Abstract/Summary Australia’s population is ageing and it is important to understand the factors that contribute to increased well-being and reduced ill-being in the ageing process in the later half of life such that middle and older adults can continue to contribute socio-economically and to help reduce the burden on healthcare costs. Ageing women are doubly disadvantaged because of their increasing age and their gender and becomes the focus for the current study. Two hundred and ninety-six (296) women (mean age = 69.13, S.D. = 10.20) from the Longitudinal Assessment of Women (LAW) Study were recruited to complete questionnaires on personality traits, life events and medical diagnoses, appraisal, ill-being and well-being. A model detailing the relationship between personality traits, the number of life events and medical diagnoses, cognitive appraisal, well-being and ill-being was tested. The differences and similarities between personality traits, number of life events and medical diagnoses, appraisal, well-being and ill-being were also examined across middle and older adults. Finally, analyses were conducted to ascertain the best set of predictors for specific measures of well-being (i.e., satisfaction with life, flourishing and resilience) and ill-being (i.e., anxiety and depression). Results provided support for the general hypothesis that personality traits, cognitive appraisal and the number of life events and medical diagnoses predicted well-being and ill-being. Personality traits (optimism, neuroticism and extraversion) predicted well-being and ill-being. The personality-trait-well-being and ill-being relationship was also found to be partially mediated by cognitive appraisal (challenge appraisal, threat appraisal and perceived social support). Number of life events and cognitive appraisal were stronger predictors of well-being and ill-being than the personality traits or medical diagnoses experienced. The trend of increasing chronic health problems and experience of death and bereavement of friends and family, reduced relationship changes and reduced financial and work changes with age was consistent with national survey and past research findings. Analyses of distinguishing factors for low and high levels of life satisfaction, flourishing and resilience indicated that challenge, threat, social support appraisals and number of medical diagnoses differentiated different levels of life satisfaction, whereas, neuroticism, openness to new experiences and challenge appraisal predicted different levels of resilience. Levels of flourishing were distinguished best by neuroticism, optimism, challenge and social support appraisals, and number of life events and medical diagnoses. Analyses of distinguishing factors for low and high anxiety and depression indicated that different levels of depression were best characterised by age, neuroticism, challenge and social support appraisal, whereas anxiety levels were best differentiated by age, neuroticism, openness, challenge, threat and social support appraisals, and number of life events. Additionally, the study findings also indicated that a greater proportion of older women tended to experience chronic health problems such as metabolic, orthopaedic, cardiovascular problems and cancer than younger women. Older women also tended to experience more death and bereavement of family and friends than their younger counterparts. However, relationship changes and work-related events appeared to reduce with age. Further, older women reported lower life satisfaction and flourishing, and higher depression means than younger women. However, the absolute change for well-being and ill-being across age group was small and older women continued to report comparable means on these well-being and ill-being measures when compared to age-similar samples. In summary, personality, number of life events and medical diagnoses, and cognitive appraisal theories could be combined to form a plausible explanation for well-being and ill-being that links bio-psycho-social changes associated with ageing with well-being and ill-being. This model provides a plausible explanation for the different levels of well-being in older adults reported in past research as different levels of cognitive appraisal, personality traits, number of recent life events and medical diagnoses in different studies might have resulted in different accumulative impact on well-being in these studies. Finally, the research results support the notion that the later half of life is not commonly associated with large changes in well-being and ill-being. Contrary to ageist stereotypes, individuals in the later half of life can continue to thrive and be productive. Individuals, healthcare workers and policy-makers can address the factors highlighted in this study to improve well-being and reduce ill-being of ageing individuals.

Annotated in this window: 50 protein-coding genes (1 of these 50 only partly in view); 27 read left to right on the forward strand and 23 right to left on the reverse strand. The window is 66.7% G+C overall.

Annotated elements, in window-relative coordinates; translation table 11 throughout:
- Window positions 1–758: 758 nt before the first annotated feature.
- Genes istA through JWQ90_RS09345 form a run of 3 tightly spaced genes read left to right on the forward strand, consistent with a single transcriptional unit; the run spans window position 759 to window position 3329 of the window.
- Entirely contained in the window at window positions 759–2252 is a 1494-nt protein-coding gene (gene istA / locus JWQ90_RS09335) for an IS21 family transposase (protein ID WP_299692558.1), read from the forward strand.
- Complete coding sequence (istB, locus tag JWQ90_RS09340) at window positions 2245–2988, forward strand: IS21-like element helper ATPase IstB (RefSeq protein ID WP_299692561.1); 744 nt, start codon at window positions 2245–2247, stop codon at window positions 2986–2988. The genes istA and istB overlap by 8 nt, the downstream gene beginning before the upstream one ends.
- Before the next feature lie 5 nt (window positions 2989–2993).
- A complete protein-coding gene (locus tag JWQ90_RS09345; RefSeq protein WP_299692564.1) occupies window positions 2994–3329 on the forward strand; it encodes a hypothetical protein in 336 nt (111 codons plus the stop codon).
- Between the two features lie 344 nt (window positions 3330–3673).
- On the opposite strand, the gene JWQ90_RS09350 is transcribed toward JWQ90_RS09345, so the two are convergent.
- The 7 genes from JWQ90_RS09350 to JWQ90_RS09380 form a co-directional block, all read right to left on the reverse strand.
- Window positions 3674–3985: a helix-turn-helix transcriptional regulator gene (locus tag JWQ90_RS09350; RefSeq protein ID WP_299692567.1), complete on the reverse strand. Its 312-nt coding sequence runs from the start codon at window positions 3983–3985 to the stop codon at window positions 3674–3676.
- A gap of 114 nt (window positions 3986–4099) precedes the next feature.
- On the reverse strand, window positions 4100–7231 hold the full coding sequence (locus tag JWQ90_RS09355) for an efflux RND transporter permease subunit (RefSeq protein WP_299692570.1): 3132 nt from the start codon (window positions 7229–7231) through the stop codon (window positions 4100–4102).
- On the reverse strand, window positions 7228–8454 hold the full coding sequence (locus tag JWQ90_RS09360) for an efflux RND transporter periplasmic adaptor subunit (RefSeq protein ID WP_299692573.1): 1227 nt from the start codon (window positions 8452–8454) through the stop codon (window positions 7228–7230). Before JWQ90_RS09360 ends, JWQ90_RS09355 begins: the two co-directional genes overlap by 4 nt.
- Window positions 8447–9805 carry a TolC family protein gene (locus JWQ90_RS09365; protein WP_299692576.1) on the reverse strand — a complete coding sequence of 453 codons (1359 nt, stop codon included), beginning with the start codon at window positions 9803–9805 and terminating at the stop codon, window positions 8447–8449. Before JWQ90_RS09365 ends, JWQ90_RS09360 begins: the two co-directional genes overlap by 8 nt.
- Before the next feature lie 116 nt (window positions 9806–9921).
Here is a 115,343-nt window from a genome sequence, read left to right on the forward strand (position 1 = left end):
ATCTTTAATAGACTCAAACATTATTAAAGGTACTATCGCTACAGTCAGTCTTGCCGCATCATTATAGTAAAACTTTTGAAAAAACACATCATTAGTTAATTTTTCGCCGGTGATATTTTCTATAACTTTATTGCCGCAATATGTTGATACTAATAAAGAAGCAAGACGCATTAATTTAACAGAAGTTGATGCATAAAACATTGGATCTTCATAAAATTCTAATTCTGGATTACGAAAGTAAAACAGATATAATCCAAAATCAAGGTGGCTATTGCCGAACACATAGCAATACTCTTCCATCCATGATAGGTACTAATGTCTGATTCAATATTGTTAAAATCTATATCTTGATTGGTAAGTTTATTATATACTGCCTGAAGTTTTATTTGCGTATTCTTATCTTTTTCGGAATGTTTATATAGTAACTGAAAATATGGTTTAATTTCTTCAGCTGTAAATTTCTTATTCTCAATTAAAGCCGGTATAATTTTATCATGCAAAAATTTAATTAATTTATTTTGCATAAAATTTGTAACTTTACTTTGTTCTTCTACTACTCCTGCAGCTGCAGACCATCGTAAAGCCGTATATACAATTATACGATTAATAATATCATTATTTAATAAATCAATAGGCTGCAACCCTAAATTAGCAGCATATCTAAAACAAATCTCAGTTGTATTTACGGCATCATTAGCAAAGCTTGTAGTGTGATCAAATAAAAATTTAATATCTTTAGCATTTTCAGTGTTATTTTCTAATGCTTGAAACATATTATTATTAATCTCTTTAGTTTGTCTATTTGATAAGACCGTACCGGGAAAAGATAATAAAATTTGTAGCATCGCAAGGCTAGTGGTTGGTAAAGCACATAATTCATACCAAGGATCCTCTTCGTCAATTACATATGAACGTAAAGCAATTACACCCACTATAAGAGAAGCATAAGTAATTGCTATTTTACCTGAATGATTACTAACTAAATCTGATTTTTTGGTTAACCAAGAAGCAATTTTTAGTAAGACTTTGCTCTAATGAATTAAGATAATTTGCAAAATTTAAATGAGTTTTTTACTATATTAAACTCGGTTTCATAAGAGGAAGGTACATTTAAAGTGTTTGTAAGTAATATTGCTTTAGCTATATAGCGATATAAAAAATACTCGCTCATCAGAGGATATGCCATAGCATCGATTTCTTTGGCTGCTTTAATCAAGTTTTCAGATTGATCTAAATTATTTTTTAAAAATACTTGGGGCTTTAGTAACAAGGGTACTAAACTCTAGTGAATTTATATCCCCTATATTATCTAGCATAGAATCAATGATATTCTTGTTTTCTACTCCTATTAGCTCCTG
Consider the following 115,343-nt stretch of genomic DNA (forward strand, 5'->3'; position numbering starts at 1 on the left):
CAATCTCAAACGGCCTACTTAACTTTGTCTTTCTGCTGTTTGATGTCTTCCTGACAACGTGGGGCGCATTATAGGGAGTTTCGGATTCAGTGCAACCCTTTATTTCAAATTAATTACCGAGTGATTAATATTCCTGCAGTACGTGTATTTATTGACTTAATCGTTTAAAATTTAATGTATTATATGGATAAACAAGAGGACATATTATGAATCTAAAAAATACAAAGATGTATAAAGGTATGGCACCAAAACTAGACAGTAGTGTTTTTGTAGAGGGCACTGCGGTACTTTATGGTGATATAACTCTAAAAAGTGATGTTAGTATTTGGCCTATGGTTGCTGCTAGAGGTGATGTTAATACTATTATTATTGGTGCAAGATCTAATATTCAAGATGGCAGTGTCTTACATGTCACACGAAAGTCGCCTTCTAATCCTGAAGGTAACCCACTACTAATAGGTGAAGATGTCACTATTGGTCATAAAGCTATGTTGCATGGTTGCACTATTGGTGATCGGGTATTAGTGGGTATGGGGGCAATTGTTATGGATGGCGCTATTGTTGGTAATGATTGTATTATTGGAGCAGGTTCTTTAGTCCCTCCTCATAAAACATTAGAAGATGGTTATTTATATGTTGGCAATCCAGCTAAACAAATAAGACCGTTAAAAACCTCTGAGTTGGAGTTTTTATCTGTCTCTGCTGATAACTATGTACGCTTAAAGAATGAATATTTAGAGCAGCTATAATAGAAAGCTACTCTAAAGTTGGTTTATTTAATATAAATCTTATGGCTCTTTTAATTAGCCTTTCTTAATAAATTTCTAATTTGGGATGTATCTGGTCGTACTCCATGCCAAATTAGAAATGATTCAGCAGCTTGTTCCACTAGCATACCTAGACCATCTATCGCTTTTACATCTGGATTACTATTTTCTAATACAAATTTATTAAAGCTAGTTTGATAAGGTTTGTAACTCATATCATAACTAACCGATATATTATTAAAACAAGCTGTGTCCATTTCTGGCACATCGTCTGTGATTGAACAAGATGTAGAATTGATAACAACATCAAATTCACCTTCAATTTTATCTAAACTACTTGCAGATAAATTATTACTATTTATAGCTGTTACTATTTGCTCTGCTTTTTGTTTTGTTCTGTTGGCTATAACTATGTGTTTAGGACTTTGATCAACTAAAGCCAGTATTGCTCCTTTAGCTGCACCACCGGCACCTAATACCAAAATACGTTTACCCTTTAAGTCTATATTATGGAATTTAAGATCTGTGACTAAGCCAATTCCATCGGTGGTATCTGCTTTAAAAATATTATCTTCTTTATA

Keyword Ageing
well being
Life Events
Medical diagnosis
Personality traits
Cognitive Appraisal

 
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Created: Tue, 31 Jul 2012, 09:14:37 EST by Wee Hong Tan on behalf of Faculty of Social & Behavioural Sciences